Progress Energy this morning reported a boost in second-quarter earnings as the Raleigh-based power company continues shaving costs in the face of an anemic economy.
The company reported earnings of $211 million, or 71 cents per share, up 13 percent from the same three-month period a year ago.
In the midst of a planned merger with cross-state neighbor Duke Energy, Progress executives this year have been focused on clearing regulatory reviews and avoiding tactical mistakes that could complicate getting the merger approved.
“Favorable weather in the second quarter, coupled with continued financial discipline within the company, helped us successfully deliver on our earnings per share goal for the first half of the year,” said Progress CEO Bill Johnson in a statement. “We continue to feel the effects of a challenging economy in our service area, but we remain focused on managing the business effectively...”
Progress, with 3.1 million customers in the Carolinas and Florida, has been battered by the recession and subsequent economic malaise, even though the company has a captive customer base of households and businesses that don’t have a choice of electricity provider. Still, the recession marked the first time in decades that Progress, as well as other electric utilities around the country, saw a reduction in electricity sales and a decline in customer growth.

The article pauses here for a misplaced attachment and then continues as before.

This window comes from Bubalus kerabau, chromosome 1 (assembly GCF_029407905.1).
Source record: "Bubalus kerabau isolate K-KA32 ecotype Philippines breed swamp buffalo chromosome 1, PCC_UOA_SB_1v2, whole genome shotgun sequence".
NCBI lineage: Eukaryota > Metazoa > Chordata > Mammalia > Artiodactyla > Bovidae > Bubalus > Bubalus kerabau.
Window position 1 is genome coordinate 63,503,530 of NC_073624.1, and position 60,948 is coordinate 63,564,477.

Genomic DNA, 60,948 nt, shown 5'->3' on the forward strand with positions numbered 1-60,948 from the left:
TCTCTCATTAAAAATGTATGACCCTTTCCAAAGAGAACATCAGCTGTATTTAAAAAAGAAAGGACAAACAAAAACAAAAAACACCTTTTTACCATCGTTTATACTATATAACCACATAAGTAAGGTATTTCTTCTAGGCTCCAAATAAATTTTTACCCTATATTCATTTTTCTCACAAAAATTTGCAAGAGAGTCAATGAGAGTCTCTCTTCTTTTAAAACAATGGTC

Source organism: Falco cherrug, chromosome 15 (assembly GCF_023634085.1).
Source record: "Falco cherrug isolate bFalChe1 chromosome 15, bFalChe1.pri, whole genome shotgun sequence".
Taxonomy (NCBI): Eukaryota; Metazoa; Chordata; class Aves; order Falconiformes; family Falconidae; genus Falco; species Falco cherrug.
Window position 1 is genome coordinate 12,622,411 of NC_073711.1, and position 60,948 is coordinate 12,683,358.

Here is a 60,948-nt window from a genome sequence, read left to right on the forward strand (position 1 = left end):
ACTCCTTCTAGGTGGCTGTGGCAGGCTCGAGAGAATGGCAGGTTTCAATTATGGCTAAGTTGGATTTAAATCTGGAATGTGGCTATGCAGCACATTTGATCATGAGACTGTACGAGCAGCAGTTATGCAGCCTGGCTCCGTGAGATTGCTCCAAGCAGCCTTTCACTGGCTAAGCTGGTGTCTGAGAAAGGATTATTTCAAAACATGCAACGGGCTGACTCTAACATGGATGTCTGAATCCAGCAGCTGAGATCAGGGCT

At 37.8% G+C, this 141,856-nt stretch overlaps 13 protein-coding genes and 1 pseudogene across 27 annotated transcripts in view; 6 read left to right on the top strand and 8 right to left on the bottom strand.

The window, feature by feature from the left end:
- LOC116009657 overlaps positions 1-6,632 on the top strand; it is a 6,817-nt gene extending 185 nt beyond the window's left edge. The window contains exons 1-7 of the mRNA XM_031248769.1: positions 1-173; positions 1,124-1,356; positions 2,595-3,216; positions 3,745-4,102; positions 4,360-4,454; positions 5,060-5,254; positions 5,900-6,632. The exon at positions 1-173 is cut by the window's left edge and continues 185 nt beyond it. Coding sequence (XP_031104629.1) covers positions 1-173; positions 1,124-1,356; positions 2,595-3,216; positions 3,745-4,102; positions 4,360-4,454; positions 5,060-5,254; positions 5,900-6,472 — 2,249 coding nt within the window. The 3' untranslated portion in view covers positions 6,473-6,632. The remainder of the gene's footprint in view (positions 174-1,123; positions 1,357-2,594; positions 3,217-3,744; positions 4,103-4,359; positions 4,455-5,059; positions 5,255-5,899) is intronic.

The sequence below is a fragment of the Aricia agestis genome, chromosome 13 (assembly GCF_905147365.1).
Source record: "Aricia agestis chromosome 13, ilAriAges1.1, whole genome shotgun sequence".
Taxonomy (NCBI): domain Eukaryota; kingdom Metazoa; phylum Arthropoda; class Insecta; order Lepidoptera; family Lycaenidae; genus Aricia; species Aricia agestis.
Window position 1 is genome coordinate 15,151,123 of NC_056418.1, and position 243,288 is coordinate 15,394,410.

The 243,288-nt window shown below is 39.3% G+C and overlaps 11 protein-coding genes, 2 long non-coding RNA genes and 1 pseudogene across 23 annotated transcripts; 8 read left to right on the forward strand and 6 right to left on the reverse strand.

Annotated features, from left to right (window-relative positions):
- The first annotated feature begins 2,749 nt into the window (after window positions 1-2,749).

The financial challenges of making multi-billion dollar investments in power plants, transmission lines and other operations forced Progress into the arms of another utility, resulting in a planned merger with Charlotte-based Duke Energy. When completed, the corporate union will create the nation’s biggest electric company, with 7.1 million customers in six states, to be based in Charlotte and headed by Johnson.
Progress and Duke shareholders are scheduled to vote on the merger Aug. 23. In anticipation of the vote, the two companies have settled nine class-action shareholder lawsuits challenging the soundness of the proposed merger.
The merger has received approval from Kentucky regulators on the condition of a two-year rate freeze. It still awaits a review from the N.C. Utilities Commission, the Federal Energy Regulatory Commission, the U.S. Department of Justice, among other agencies.
In the second quarter, which ended June 30, Progress reported sales of $2.26 million, down from $2.37 million.